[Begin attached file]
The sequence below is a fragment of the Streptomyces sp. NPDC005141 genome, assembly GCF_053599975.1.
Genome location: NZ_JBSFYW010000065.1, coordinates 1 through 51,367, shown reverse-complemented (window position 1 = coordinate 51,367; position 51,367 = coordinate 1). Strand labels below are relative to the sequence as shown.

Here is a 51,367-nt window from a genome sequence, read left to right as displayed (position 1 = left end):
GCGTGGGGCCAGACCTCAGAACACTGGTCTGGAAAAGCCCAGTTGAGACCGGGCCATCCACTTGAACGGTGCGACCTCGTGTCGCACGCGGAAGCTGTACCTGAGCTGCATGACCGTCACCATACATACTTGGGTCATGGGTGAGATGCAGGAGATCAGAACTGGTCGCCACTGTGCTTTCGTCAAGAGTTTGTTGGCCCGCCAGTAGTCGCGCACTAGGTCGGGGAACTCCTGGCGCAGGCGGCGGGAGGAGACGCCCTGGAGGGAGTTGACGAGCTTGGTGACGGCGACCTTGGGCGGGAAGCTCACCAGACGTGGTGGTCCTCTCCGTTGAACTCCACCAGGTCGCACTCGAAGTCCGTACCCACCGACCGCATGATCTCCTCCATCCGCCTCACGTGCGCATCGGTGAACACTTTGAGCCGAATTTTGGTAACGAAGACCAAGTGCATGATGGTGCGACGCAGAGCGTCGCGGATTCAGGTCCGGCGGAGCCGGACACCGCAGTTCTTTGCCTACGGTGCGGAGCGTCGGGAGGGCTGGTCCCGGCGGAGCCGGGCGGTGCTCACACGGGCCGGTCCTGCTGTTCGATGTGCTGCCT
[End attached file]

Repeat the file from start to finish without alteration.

The sequence below is a fragment of the Streptomyces sp. NPDC005141 genome, assembly GCF_053599975.1.
Genome location: NZ_JBSFYW010000065.1, coordinates 1 through 51,367, shown reverse-complemented (window position 1 = coordinate 51,367; position 51,367 = coordinate 1). Strand labels below are relative to the sequence as shown.

Here is a 51,367-nt window from a genome sequence, read left to right as displayed (position 1 = left end):
GCGTGGGGCCAGACCTCAGAACACTGGTCTGGAAAAGCCCAGTTGAGACCGGGCCATCCACTTGAACGGTGCGACCTCGTGTCGCACGCGGAAGCTGTACCTGAGCTGCATGACCGTCACCATACATACTTGGGTCATGGGTGAGATGCAGGAGATCAGAACTGGTCGCCACTGTGCTTTCGTCAAGAGTTTGTTGGCCCGCCAGTAGTCGCGCACTAGGTCGGGGAACTCCTGGCGCAGGCGGCGGGAGGAGACGCCCTGGAGGGAGTTGACGAGCTTGGTGACGGCGACCTTGGGCGGGAAGCTCACCAGACGTGGTGGTCCTCTCCGTTGAACTCCACCAGGTCGCACTCGAAGTCCGTACCCACCGACCGCATGATCTCCTCCATCCGCCTCACGTGCGCATCGGTGAACACTTTGAGCCGAATTTTGGTAACGAAGACCAAGTGCATGATGGTGCGACGCAGAGCGTCGCGGATTCAGGTCCGGCGGAGCCGGACACCGCAGTTCTTTGCCTACGGTGCGGAGCGTCGGGAGGGCTGGTCCCGGCGGAGCCGGGCGGTGCTCACACGGGCCGGTCCTGCTGTTCGATGTGCTGCCT